Life's Tool Box – A Guide for Parents and Educators

September 8, 2011

Technology in Classrooms: New Drill Bits Can’t Fix Worn Out Drills

Filed under: Tools for Life Posts — by Life's Toolbox @ 3:44 pm
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       There has been a lot of talk about technology and education.  A recent NY Times front page story described an Arizona’s school attempt to raise performance (measusred by test scores) by bringing technology into the classroom.  Like fitting a new drill bit onto a drill, even the shiniest, sharpest bit will be nearly when attached to an old drill with a run-down motor.

Technology is here to stay. Today’s students need classrooms that prepare them to live in a technological world.  Some educators and policy makers are looking to technology to improve education at large.  A new, sharp drill bit will make a good machine more effective, as technology will likely build on the positive impact of good teachers and classrooms.  But neither logic nor research evidence suggests that technology can fix everything that needs fixing in education.  In fact, one of the things most broken in education is the tendency to run after fads without data and the investment of huge funds and energies in unstudied and unproven approaches.  Education is great at initiating initiatives, but often doesn’t provide sufficient training or support to allow appropriate and lasting implementation.  Mandates and policies often promote or require the educational equivalent of shiny new drill bits – but do they pay enough attention to being certain that the basic motor that will drive the process is sound?

I have seen ingenious use of smart boards in classrooms. I have also seen smart teachers make little or absurd use of this technology.  It is a mistake to assume that old ways of working or teaching make sense with new technologies.  It is reasonable to assume that training may be critical in helping even the best teachers harness technology’s wonders.  I have learned, in my limited experience teaching on-line vs. in person, that not everything translates.  I cannot simply do what I did in the classroom via the internet.  Just as there is a science as well as art to pedagogy, there is a science, albeit an infant one, in technological pedagogy.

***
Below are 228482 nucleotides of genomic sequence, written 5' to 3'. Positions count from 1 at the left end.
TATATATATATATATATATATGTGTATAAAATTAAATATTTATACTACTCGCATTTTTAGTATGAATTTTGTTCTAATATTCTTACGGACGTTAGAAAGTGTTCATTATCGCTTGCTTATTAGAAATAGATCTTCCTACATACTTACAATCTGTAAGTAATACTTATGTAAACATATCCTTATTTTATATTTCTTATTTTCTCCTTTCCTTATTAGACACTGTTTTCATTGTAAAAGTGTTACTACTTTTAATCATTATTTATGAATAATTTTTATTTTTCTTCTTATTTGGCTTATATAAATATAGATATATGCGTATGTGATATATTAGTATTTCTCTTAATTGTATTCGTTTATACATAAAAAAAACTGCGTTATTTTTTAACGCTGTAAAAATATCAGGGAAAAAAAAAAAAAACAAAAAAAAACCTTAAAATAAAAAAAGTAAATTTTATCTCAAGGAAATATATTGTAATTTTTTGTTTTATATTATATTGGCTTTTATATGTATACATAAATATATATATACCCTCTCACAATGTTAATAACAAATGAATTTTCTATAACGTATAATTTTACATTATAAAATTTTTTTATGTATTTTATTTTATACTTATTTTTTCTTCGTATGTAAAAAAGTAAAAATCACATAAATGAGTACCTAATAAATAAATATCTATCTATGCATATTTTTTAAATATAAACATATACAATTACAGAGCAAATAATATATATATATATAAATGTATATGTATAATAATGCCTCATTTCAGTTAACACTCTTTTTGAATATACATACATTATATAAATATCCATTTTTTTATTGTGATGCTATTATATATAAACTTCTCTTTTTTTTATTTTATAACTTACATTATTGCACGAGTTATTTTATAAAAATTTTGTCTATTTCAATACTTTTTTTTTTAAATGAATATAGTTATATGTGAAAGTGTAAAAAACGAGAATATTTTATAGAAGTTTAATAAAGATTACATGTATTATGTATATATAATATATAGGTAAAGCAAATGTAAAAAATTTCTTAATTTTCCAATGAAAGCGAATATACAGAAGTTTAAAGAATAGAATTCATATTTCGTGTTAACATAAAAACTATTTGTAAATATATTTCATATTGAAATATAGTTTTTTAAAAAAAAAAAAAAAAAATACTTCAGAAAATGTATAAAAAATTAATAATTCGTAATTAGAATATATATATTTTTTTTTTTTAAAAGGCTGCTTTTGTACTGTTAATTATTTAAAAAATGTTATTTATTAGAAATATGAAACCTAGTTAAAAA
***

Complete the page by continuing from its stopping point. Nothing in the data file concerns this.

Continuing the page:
Filling classrooms with gadgets will only fill children with the skills they need if those classrooms also have skilled, cutting-edge humans facilitating the process.  That doesn’t mean we should discard technology.  We should learn how it helps us learn and how it helps us teach, and make sure our motors are well oiled and ready to go, so each upgrade and shiny new drill bit, only serves to make us that much sharper.




  1. I read a comment left by one Andy Losik on that has really summed up the issue for me: “Technology that can be used as a crutch … has been around forever. In 1903 Crayola introduced its first box of 8 crayons. Bad teachers have been using them to keep little kids quiet ever since.
    Like any tool, educational technology can be used for good teaching and bad. It is an equal opportunity player as it enhances both.”

    Comment by Goldie Grossman — September 9, 2011 @ 12:56 am |Reply

    • Thank you for reminding us of the history of this dilemma and encouraging us to do more than “keep little kids quiet”!

      Comment by Life's Toolbox — September 9, 2011 @ 12:58 am |Reply

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